A panel of experts of the Ministry of Defence (MoD) has slammed the defence services for passing orders granting maintenance allowance to wives of military personnel from their salaries, especially in Army, without due investigation and scrutiny.
The panel, in its report, has criticised the defence services for passing such orders in, essentially, what are private matrimonial disputes. The Army, Navy and the Air Force Acts provide that the competent authority can impose a cut upto 33 per cent on pay and allowances which can be paid to the wife as maintenance on her application. With growing matrimonial disputes, the number of such applications has increased in the last few years especially with the Army granting maintenance to the spouses on almost all applications through non-speaking orders without providing reasons.
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An expert committee constituted by the Defence Minister on litigation has however observed that the exceptional provisions are being invoked in a routine manner by defence authorities. It has also found that the system does not have the wherewithal or ability to examine the veracity or truthfulness of the allegations and counter-allegations of both parties which is basically a matter of evidence that can only be weighed and dealt with by civil courts under law legislated for this specific purpose. The panel has said that this exercise can only be carried out under Section 125 of the Criminal Procedure Code and the relevant Marriage Acts, rather than the defence services getting into what may fundamentally be a civil or private dispute between a husband and his wife.
The panel has also observed that even the Army HQ has expressed concern on the issue and that maintenance is meant to tide over a difficult financial situation and not to lead life on someone else’s expense. It has recorded that the award of maintenance results in grave civil consequences for an individual wherein a cut is imposed on his pay and should be taken as a serious matter and not routine. Moreover, it may not be initiated on the fact whether the spouse is working or not but whether she has the capacity to work or not, further adding that a situation cannot be allowed to prevail wherein an otherwise qualified/educated spouse stops working or refuses to take up a job in order to claim maintenance.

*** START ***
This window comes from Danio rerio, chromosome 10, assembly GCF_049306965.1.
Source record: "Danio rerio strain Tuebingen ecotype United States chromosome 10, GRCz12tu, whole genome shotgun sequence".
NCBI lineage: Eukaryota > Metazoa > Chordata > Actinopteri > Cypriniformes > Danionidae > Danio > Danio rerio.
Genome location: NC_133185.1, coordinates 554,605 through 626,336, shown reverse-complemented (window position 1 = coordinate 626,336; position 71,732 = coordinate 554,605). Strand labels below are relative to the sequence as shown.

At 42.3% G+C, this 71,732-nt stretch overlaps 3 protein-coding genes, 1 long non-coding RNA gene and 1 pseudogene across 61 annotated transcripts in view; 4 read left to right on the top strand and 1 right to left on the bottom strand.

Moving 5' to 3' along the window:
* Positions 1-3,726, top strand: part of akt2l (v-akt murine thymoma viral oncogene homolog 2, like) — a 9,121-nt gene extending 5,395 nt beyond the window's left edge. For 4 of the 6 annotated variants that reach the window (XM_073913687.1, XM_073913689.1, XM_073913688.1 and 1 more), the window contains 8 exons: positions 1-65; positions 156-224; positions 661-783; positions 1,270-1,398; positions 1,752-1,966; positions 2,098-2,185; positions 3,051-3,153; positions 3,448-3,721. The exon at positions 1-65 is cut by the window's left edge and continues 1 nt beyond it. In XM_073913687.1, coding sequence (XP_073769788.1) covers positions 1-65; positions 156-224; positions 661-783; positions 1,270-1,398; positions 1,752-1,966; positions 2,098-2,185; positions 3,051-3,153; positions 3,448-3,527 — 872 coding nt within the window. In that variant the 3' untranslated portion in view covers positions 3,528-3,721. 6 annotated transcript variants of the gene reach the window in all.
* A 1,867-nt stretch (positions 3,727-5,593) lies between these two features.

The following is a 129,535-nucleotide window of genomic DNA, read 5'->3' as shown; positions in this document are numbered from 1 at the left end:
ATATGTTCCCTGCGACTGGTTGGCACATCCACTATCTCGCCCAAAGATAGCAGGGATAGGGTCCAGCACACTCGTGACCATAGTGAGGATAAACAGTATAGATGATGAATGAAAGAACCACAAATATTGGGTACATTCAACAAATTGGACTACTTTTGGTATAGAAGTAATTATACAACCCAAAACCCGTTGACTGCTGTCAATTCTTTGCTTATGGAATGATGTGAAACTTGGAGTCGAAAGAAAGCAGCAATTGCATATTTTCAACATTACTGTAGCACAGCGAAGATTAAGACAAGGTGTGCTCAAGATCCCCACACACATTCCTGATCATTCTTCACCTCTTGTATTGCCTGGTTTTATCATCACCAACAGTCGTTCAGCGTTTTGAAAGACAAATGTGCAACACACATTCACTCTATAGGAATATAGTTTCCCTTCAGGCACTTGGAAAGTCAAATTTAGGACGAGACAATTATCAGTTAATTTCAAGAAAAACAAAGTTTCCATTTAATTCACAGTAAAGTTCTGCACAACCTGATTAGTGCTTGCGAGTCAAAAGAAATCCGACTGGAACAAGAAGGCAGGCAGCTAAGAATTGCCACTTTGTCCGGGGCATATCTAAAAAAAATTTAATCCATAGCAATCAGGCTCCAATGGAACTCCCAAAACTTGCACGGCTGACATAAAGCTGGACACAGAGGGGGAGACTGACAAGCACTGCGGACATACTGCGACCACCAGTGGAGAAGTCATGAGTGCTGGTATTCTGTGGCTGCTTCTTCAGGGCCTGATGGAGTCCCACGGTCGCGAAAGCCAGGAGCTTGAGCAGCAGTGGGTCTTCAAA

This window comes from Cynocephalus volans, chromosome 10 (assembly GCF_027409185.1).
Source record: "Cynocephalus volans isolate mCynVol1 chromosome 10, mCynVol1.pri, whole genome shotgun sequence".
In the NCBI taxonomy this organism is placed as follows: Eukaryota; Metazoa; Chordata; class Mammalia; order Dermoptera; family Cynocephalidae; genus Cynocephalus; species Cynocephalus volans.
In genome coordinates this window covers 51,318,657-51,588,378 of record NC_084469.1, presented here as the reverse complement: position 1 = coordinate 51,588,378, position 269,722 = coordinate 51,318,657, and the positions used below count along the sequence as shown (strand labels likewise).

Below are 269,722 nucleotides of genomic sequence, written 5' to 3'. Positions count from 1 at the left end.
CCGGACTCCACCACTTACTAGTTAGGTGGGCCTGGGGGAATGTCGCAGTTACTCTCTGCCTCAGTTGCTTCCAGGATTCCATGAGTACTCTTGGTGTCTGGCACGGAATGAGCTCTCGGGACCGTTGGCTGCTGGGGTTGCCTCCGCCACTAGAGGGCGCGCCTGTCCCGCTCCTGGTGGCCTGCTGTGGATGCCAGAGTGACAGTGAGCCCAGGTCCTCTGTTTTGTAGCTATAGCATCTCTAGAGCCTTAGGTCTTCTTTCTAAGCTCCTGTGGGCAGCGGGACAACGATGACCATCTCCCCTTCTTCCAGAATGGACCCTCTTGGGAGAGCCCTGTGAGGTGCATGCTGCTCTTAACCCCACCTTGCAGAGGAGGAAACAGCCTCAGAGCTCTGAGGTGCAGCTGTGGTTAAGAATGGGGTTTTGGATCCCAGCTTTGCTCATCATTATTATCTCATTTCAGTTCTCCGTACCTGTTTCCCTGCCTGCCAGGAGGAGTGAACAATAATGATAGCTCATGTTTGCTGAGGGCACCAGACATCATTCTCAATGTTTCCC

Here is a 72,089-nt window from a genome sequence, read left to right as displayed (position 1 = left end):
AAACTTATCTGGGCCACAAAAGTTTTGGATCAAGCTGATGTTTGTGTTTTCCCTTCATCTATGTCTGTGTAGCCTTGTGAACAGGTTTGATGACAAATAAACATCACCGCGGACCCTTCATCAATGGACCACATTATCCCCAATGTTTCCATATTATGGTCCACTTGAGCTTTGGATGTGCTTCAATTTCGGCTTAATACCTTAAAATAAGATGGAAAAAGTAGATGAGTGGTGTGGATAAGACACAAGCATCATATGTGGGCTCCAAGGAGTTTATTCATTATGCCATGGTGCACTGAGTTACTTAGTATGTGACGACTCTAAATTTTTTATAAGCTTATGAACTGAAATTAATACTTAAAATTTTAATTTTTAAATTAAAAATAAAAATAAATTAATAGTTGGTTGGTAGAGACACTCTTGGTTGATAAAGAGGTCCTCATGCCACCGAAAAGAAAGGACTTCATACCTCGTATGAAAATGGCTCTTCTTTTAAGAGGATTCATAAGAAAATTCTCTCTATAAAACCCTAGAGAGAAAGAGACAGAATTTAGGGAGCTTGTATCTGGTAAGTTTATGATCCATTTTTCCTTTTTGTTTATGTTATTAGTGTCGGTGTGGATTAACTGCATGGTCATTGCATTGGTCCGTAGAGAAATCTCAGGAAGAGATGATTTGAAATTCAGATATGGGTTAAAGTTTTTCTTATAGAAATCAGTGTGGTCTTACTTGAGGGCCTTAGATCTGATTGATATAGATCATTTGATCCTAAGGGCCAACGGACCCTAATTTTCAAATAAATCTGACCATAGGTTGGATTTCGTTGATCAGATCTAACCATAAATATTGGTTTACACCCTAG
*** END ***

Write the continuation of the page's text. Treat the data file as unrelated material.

The Panel has stated that though defence personnel have a bounden duty to maintain their families, such issues should be left to Courts to decide based on evidence. Surprised at the acceptance of an unusually high number of applications by the Army, the committee has questioned, “does it mean that it was found that out of the total applications received, such a high percentage of officers were found wanting in their familial and marital obligations? If yes, then what were the tools available to reach that conclusion?”
There has been a rise of litigation on the subject in the past. Recently, a Lt Col had averred that his wife held a Doctorate and also working in a real estate firm but still was awarded maintenance by the Army. Another officer had stated that his wife had a degree of MSc as well as BEd and was earning a huge amount from tuitions and he had elderly parents to look after but still deduction of arrears of maintenance had resulted in disbursement of more than Rs 30,000 to the wife per month while he was being disbursed a amount of just Rs 6000. Another serving Colonel had stated that was being expected put his earnings at the disposal of his wife who was fully qualified and competent to work and was actually working.